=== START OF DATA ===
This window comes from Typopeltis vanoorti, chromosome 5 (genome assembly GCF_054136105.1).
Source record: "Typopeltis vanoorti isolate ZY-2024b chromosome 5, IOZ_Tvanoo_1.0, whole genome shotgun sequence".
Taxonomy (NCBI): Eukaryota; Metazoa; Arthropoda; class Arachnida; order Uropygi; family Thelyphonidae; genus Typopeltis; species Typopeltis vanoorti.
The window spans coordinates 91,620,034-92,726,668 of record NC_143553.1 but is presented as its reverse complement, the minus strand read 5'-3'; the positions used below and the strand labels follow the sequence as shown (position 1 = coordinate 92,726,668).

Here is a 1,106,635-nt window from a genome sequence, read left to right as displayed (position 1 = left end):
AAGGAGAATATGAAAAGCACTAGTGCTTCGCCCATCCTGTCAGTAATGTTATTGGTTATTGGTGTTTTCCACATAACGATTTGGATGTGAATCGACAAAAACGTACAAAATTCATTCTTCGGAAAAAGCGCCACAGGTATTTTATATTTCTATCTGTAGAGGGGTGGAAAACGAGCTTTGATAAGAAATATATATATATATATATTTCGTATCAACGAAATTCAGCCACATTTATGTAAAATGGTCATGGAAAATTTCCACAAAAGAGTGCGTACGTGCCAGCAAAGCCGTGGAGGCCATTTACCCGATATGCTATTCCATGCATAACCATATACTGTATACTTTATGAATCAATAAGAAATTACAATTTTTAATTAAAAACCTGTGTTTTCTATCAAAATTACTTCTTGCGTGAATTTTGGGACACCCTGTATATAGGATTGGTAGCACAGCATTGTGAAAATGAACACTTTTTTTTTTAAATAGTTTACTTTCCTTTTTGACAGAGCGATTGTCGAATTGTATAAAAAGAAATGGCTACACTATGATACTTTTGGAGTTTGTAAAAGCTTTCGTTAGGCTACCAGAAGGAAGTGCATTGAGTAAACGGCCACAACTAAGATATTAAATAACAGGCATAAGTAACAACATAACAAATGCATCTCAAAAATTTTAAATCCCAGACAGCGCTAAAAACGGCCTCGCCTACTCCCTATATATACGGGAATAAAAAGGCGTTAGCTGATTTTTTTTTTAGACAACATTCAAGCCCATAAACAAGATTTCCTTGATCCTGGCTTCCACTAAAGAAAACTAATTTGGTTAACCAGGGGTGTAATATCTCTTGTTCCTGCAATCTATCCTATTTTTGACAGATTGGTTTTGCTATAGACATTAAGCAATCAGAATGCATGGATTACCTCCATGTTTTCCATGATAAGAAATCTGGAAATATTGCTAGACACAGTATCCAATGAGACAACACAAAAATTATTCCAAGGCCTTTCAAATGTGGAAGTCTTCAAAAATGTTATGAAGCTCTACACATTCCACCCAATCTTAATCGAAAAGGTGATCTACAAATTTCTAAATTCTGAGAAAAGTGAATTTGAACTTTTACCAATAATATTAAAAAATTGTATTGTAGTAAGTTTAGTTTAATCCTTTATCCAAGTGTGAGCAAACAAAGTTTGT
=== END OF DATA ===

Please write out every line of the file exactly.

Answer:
This window comes from Typopeltis vanoorti, chromosome 5 (genome assembly GCF_054136105.1).
Source record: "Typopeltis vanoorti isolate ZY-2024b chromosome 5, IOZ_Tvanoo_1.0, whole genome shotgun sequence".
Taxonomy (NCBI): Eukaryota; Metazoa; Arthropoda; class Arachnida; order Uropygi; family Thelyphonidae; genus Typopeltis; species Typopeltis vanoorti.
The window spans coordinates 91,620,034-92,726,668 of record NC_143553.1 but is presented as its reverse complement, the minus strand read 5'-3'; the positions used below and the strand labels follow the sequence as shown (position 1 = coordinate 92,726,668).

Here is a 1,106,635-nt window from a genome sequence, read left to right as displayed (position 1 = left end):
AAGGAGAATATGAAAAGCACTAGTGCTTCGCCCATCCTGTCAGTAATGTTATTGGTTATTGGTGTTTTCCACATAACGATTTGGATGTGAATCGACAAAAACGTACAAAATTCATTCTTCGGAAAAAGCGCCACAGGTATTTTATATTTCTATCTGTAGAGGGGTGGAAAACGAGCTTTGATAAGAAATATATATATATATATATTTCGTATCAACGAAATTCAGCCACATTTATGTAAAATGGTCATGGAAAATTTCCACAAAAGAGTGCGTACGTGCCAGCAAAGCCGTGGAGGCCATTTACCCGATATGCTATTCCATGCATAACCATATACTGTATACTTTATGAATCAATAAGAAATTACAATTTTTAATTAAAAACCTGTGTTTTCTATCAAAATTACTTCTTGCGTGAATTTTGGGACACCCTGTATATAGGATTGGTAGCACAGCATTGTGAAAATGAACACTTTTTTTTTTAAATAGTTTACTTTCCTTTTTGACAGAGCGATTGTCGAATTGTATAAAAAGAAATGGCTACACTATGATACTTTTGGAGTTTGTAAAAGCTTTCGTTAGGCTACCAGAAGGAAGTGCATTGAGTAAACGGCCACAACTAAGATATTAAATAACAGGCATAAGTAACAACATAACAAATGCATCTCAAAAATTTTAAATCCCAGACAGCGCTAAAAACGGCCTCGCCTACTCCCTATATATACGGGAATAAAAAGGCGTTAGCTGATTTTTTTTTTAGACAACATTCAAGCCCATAAACAAGATTTCCTTGATCCTGGCTTCCACTAAAGAAAACTAATTTGGTTAACCAGGGGTGTAATATCTCTTGTTCCTGCAATCTATCCTATTTTTGACAGATTGGTTTTGCTATAGACATTAAGCAATCAGAATGCATGGATTACCTCCATGTTTTCCATGATAAGAAATCTGGAAATATTGCTAGACACAGTATCCAATGAGACAACACAAAAATTATTCCAAGGCCTTTCAAATGTGGAAGTCTTCAAAAATGTTATGAAGCTCTACACATTCCACCCAATCTTAATCGAAAAGGTGATCTACAAATTTCTAAATTCTGAGAAAAGTGAATTTGAACTTTTACCAATAATATTAAAAAATTGTATTGTAGTAAGTTTAGTTTAATCCTTTATCCAAGTGTGAGCAAACAAAGTTTGT